||Lewis, Meriwether, 1774-1809; Clark, William, 1770-1838
||Original Journals of the Lewis and Clark Expedition, 1804-1806 [volume 2]
||Thwaites, Reuben Gold (editor). Original Journals of the Lewis and Clark Expedition, 1804-1806. Printed from the Original Manuscripts in the Library of the American Philosophical Society and by Direction of Its Committee on Historical Documents, Together with Manuscript Material of Lewis and Clark from Other Sources, including Note-Books, Letters, Maps, etc., and the Journals of Charles Floyd and Joseph Whitehouse, Now for the First Time Published in Full and Exactly as Written. (New York: Dodd, Mead & Company, 1904). Volume 2.
||415 / 18
Meriwether Lewis (1774-1809); William Clark (1770-1838)
For a thorough summary of the Lewis and Clark Expedition's historical
context and itinerary, and short biographies of both Clark and Lewis,
see the 44-page introduction by the journals' editor, Reuben Gold
Thwaites, in volume one (AJ-100a). For other documents related to
the expedition, see AJ-090, AJ-097, AJ-140, AJ-146, AJ-147, and
At least seven members of the expedition are known to have kept
journals. One, by Sergeant Patrick Gass, was rushed into print in
1807. The others were turned over to editor Nicholas Biddle who,
succeeded by Paul Allen, used them to produce the official History
of the Expedition under the Command of Captains Lewis and Clark
in 1814 (also online; see below). Biddle deposited most of the journals
at the American Philosophical Society in Philadelphia where they
lay untouched for decades. Seventy-five years later Elliott Coues
had them transcribed during work on his 1893 edition of the Biddle-Allen
text, because he hoped to also produce an edition of all the journals.
Other pursuits intervened, however, and the publisher engaged Reuben
Gold Thwaites, superintendent of the Wisconsin Historical Society,
to edit all the unpublished Lewis and Clark journals for the first
Thwaites, who had already edited many other historical documents,
discovered hitherto unknown journals and included scientific notebooks
that had never before been published. His eight-volume edition enabled
three generations of scholars to gain countless new insights into
Lewis and Clark. Thwaites did not find everything, however, and
the first complete edition of the journals, prepared according to
modern editorial standards by Dr. Gary Moulton for the University
of Nebraska Press, was published in thirteen volumes, 1983-2001.
Note on the Illustrations
We have given here the text pages of the first seven volumes of
Thwaites' edition (1904-1905), supplemented with additional illustrations.
The Thwaites edition consisted of 750 “trade” copies illustrated
with facsimiles from the Lewis and Clark manuscripts, and 200 “deluxe”
copies illustrated with additional reproductions of paintings by
Karl Bodmer (1809-1893), who journeyed up the Missouri in the 1830's.
Bodmer's paintings originally appeared in Maximilian, Prince of
Wied's Reise in das innere Nord-America in den Jahren 1832-1834
(Coblenz: J. Hölscher, 1839-1841). We have scanned the
manuscript facsimiles from the trade edition, but replaced the deluxe
edition's Bodmer copies with scans taken directly from the original
nineteenth-century Bodmer prints. Images missing from the Wisconsin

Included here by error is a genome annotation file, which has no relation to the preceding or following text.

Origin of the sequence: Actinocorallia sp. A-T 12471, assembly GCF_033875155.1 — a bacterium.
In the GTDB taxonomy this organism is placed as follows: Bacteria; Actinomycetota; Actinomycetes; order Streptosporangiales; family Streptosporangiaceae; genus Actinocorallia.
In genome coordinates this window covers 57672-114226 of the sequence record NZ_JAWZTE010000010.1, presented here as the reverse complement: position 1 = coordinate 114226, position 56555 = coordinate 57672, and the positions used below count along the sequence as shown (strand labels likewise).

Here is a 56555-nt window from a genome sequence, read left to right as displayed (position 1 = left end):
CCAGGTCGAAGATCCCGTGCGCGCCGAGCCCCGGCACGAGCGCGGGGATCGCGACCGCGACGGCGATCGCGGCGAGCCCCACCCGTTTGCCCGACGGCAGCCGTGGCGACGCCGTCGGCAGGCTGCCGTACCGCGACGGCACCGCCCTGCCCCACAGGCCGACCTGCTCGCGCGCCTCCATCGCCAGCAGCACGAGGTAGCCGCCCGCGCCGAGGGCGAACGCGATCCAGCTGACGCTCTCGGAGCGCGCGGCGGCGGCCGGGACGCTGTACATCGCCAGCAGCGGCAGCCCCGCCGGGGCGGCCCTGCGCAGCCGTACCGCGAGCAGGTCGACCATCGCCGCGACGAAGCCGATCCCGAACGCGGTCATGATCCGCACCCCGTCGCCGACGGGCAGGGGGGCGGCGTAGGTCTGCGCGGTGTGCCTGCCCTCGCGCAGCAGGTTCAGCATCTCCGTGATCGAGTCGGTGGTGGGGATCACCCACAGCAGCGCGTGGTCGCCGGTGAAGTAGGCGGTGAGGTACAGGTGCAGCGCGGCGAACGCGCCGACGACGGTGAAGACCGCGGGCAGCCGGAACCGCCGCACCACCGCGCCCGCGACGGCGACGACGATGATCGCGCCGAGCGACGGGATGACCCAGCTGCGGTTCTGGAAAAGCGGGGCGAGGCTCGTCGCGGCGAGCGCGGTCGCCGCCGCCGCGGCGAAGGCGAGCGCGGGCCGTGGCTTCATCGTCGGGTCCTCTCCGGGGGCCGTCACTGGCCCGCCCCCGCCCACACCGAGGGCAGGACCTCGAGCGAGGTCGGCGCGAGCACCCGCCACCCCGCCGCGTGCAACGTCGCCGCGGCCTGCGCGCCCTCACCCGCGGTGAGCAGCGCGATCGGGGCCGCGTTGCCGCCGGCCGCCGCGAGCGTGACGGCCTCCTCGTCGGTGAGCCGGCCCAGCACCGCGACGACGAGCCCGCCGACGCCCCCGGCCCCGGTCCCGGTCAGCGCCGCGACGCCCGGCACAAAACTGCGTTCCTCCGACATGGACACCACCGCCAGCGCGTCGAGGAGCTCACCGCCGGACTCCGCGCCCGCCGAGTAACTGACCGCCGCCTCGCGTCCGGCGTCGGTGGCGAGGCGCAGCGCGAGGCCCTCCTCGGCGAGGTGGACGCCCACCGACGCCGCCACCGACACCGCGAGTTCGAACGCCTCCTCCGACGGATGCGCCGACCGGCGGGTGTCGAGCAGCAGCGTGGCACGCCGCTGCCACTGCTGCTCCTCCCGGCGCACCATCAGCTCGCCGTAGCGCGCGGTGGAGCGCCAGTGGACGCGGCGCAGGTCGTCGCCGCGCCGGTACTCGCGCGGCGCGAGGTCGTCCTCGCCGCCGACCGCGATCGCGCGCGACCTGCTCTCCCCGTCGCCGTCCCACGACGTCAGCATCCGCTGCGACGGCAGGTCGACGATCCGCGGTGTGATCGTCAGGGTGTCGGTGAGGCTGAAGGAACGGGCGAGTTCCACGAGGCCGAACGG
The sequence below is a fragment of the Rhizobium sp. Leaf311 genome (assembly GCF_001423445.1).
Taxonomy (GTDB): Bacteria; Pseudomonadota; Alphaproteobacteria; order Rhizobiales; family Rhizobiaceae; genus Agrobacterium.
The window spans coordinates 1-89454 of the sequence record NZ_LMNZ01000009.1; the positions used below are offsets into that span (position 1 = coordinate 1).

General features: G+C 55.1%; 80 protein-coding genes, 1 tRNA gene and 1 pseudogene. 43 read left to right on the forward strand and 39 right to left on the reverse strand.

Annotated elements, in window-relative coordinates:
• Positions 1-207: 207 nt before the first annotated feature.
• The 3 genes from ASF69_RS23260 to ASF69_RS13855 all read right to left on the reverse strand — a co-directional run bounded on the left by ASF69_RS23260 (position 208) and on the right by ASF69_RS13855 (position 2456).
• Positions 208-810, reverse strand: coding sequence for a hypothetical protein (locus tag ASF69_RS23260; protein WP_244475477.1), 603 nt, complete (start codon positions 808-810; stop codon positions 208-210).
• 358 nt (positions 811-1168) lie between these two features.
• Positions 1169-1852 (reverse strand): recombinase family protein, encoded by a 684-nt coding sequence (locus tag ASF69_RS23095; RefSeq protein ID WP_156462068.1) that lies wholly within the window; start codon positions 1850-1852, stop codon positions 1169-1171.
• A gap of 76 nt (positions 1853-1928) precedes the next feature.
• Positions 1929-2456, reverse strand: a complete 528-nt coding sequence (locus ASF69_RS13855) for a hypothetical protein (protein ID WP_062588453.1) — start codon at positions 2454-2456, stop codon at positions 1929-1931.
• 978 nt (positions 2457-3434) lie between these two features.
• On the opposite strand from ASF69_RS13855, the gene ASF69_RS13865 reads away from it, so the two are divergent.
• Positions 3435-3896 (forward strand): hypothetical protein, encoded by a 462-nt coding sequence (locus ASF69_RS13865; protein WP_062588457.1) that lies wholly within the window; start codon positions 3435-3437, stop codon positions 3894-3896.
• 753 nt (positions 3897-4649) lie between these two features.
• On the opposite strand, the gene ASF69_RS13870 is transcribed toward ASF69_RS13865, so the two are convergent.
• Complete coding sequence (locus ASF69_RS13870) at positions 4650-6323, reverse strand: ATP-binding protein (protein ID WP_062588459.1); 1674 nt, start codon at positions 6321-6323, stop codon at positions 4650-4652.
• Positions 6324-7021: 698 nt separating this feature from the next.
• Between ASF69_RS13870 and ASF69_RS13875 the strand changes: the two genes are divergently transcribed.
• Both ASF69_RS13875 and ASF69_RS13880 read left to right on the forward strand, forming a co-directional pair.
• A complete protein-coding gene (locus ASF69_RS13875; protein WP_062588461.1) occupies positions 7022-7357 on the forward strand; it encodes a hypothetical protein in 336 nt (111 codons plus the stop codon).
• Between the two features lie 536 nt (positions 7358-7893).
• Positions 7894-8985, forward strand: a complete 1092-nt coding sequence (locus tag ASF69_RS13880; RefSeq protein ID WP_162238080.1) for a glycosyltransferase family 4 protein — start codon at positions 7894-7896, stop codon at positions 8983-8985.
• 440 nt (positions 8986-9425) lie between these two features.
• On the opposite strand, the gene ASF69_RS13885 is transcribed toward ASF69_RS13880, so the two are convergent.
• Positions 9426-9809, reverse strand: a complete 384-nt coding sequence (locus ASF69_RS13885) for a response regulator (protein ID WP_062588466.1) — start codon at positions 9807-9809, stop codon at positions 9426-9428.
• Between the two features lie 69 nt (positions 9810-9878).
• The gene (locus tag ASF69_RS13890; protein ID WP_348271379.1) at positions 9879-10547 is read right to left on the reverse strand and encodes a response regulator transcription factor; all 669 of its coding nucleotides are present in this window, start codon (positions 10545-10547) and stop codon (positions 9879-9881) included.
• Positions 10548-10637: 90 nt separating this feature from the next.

Historical Society collections have been omitted from our digital
edition. Finally, we have not reproduced the atlas volume of the
Thwaites edition because so many Lewis and Clark maps are already
online at the Library of Congress American Memory project (http://www.loc.gov/ammem/).
Other Internet and Reference Sources
The literature on Lewis and Clark is immense, both in print and
on the web. For an online summary of it, see the 1904 bibliography
by Victor Hugo Paltsits in document AJ-100a, pages lxi-xciii. This
should be supplemented by The Literature of the Lewis and Clark
Expedition: A Bibliography and Essays issued by Lewis and Clark
College in 2003, for twentieth-century publications.
A useful starting point for information about the expedition is
the Library of Congress online exhibit, "Rivers, Edens and Empires:
Lewis and Clark and the Revealing of America," at http://www.loc.gov/exhibits/lewisandclark/lewis-landc.html.
The National Archives has created many resources for teaching and
learning about Lewis and Clark within its "We the People" web site
lewis_and_clark.html. This includes digitized documents, background
texts, photographs, and lesson plans.
The official report of the expedition, Nicholas Biddle’s 1814 History
of the Expedition Under the Command of Captains Lewis and Clark,
to the Sources of the Missouri, Thence Across the Rocky Mountains
and Down the River Columbia to the Pacific Ocean, is online at the
Library of Congress “Meeting of Frontiers” project at http://frontiers.loc.gov/intldl/mtfhtml/mfsplash.html.
Other documents relating to the expedition are part of its "Louisiana
Purchase Legislative Timeline" at http://memory.loc.gov/ammem/amlaw/louisiana5.html.
These include the House of Representatives report on the "Explorations
of the Western Waters of the United States" by Lewis and Clark,
various acts to compensate the explorers for their labors, and documents
concerning their appointments as governors of Missouri and Louisiana
after the expedition.
Two web sites built as part of the Lewis and Clark Expedition bicentennial
also contain helpful information and links. The U.S. government's
site at http://www.lewisandclark200.gov/
is a cooperative venture of 32 federal agencies. The non-governmental
National Council of the Lewis & Clark Bicentennial is a joint effort
by historical societies, Indian nations, scholars, businesses, and
all other interested parties; its web site is at http://www.lewisandclark200.org/.